Saturday, March 7, 2015, will mark the 50th Anniversary of “Bloody Sunday,” when 600 Americans gathered at the Edmund Pettus Bridge to walk across in a show of solidarity for the civil, human right of African Americans to vote.
Police were waiting at the base of the bridge for the protesters where they unleashed a violent attack, with clubs, dogs and tear gas against the marchers. The entire scene was captured on television for the country and the world to see. The violence so appalled and shamed an America that had, previous to the incident, largely turned a blind eye.
The incident eventually marked a major turning point in American history, leading, over time, to the Voting Rights Act of 1965, transforming American politics, government and society itself.
On Saturday, thousands, including the first African-American President of the United States President Barack Obama, will gather in Selma at the bridge once again for a commemorative march.
President Obama and other elected officials will speak on the racial progress that has resulted from the march: Since then, millions of Americans who previously were prevented from voting, registered, while thousands have gone on to run and win elected offices, including in the White House.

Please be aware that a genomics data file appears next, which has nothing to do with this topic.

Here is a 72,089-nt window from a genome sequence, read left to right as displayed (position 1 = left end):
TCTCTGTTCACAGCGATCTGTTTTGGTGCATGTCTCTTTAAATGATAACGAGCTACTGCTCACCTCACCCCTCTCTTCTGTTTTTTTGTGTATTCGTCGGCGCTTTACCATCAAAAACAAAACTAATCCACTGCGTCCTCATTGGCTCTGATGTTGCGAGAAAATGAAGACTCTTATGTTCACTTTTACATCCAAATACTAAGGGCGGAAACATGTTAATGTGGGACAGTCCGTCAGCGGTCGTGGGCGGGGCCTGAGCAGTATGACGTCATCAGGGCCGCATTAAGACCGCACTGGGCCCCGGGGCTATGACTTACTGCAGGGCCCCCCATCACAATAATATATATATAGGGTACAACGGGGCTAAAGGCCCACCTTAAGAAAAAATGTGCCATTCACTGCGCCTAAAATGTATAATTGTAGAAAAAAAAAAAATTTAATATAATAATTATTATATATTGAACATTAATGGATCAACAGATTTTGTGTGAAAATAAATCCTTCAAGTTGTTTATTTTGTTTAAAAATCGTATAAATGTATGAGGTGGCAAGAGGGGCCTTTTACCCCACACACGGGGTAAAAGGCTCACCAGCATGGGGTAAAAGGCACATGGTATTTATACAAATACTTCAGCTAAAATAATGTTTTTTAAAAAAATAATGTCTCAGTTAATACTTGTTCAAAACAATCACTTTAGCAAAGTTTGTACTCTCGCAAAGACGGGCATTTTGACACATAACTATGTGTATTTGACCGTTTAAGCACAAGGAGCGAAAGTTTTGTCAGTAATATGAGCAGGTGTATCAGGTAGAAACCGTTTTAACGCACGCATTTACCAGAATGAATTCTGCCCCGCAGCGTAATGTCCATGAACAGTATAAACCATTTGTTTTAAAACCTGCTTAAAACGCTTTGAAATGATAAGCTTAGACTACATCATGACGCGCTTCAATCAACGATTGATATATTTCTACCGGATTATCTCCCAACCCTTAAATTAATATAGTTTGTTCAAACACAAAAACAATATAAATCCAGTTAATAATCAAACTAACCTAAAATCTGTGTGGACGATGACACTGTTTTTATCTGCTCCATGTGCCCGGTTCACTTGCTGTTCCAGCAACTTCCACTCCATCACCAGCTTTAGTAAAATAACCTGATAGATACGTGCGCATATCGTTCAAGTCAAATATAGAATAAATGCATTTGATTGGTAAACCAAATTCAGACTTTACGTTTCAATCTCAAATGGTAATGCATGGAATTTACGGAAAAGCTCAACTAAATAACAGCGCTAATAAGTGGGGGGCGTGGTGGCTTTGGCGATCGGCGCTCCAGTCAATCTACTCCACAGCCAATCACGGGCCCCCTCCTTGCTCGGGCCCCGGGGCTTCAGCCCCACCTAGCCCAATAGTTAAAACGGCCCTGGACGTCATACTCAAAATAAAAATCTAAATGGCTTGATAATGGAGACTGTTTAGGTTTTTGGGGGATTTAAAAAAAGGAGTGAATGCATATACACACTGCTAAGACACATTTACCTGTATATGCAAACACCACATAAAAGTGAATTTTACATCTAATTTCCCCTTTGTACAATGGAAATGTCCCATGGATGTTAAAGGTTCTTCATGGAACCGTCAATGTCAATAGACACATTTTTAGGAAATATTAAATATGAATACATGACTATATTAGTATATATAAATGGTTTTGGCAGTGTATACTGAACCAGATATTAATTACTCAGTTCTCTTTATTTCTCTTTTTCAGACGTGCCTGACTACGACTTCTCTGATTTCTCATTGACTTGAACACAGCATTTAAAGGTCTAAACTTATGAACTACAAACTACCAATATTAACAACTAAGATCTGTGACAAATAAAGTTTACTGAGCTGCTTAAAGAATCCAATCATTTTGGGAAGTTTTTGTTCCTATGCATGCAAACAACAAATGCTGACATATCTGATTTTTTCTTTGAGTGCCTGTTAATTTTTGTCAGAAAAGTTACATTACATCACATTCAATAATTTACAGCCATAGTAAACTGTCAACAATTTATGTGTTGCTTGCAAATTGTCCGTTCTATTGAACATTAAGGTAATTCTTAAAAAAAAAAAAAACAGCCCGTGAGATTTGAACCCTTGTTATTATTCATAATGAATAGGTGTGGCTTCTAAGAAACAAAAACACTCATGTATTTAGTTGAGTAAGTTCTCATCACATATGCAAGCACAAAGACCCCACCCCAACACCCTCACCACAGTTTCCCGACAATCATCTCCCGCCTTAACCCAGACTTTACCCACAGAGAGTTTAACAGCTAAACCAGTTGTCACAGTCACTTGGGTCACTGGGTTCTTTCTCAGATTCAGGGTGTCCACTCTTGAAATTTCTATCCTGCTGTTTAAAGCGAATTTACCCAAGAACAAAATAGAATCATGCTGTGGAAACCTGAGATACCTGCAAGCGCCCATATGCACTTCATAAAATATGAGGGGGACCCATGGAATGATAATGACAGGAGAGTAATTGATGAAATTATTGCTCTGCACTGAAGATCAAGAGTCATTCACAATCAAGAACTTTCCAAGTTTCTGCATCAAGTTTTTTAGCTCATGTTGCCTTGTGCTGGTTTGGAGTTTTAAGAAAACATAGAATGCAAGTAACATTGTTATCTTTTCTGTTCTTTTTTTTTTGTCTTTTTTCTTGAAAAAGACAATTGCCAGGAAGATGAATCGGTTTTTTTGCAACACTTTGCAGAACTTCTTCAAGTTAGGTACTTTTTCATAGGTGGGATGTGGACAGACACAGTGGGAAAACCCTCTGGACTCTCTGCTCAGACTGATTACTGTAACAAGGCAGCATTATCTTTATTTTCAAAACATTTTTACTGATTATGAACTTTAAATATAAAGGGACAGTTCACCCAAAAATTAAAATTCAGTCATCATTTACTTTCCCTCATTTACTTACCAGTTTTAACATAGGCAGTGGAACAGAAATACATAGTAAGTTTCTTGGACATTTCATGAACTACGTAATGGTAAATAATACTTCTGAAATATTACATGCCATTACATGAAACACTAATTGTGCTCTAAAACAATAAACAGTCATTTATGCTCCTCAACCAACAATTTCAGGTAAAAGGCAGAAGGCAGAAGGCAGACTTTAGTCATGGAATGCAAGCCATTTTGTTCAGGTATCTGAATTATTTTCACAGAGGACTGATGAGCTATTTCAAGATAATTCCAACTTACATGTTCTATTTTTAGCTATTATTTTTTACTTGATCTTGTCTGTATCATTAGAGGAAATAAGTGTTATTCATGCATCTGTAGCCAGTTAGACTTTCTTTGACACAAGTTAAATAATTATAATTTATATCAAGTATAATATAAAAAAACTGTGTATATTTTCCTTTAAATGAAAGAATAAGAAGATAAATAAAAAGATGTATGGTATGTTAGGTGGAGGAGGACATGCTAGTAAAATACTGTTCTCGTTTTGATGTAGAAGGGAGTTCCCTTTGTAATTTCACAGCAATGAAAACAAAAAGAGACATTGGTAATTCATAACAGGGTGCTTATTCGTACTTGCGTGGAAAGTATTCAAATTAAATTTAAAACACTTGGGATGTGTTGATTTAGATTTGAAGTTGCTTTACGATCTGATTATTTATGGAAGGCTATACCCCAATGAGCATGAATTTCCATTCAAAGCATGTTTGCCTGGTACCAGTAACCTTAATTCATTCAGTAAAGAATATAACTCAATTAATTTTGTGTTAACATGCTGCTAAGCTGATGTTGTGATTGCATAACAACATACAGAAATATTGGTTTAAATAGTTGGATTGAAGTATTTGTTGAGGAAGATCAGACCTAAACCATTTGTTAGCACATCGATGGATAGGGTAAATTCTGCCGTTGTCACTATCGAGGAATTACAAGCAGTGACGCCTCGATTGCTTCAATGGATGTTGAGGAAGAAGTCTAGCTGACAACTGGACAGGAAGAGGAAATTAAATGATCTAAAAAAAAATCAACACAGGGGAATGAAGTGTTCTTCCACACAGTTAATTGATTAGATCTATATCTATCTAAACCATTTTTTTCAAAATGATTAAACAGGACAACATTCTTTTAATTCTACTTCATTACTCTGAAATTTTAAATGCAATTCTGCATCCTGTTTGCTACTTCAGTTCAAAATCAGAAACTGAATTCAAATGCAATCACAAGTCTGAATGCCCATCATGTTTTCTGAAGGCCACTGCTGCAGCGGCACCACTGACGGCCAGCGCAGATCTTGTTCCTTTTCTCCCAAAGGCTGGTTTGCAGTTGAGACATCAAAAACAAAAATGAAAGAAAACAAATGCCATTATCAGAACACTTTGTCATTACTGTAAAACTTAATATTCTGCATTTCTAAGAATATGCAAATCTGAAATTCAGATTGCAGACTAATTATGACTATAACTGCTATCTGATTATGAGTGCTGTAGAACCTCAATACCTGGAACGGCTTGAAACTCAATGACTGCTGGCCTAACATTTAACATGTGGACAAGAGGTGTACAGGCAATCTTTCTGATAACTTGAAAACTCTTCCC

But they are also expected to take the opportunity to address many of the remaining challenges, including efforts by some states to dilute minority votes through redistricting and voter identification laws, as well as the tense community-police relations that exist across the board and around the country.
Simultaneously, on Saturday, March 7, at 11:00am, elected officials across Brooklyn will gather for a march across the Brooklyn Bridge to that same end. Participants representing Central Brooklyn include Brooklyn Borough President Eric Adams, State Senator Jesse Hamilton, State Assemblymember Latrice Walker, City Councilmember Robert Cornegy, in partnership with clergy, organized labor, civil rights organizations and others.
WHAT: “Selma Marched 1965/Brooklyn Marches 2015”
WHEN: Saturday, March 7, meetup at 10:30am; step-off at approximately 11:30am
WHERE: Marchers will meet on the Manhattan side of the base of the Brooklyn Bridge and march over to Brooklyn Borough Hall.
WHAT ELSE: Everyone is invited. Signs with messages of “hope” are encouraged.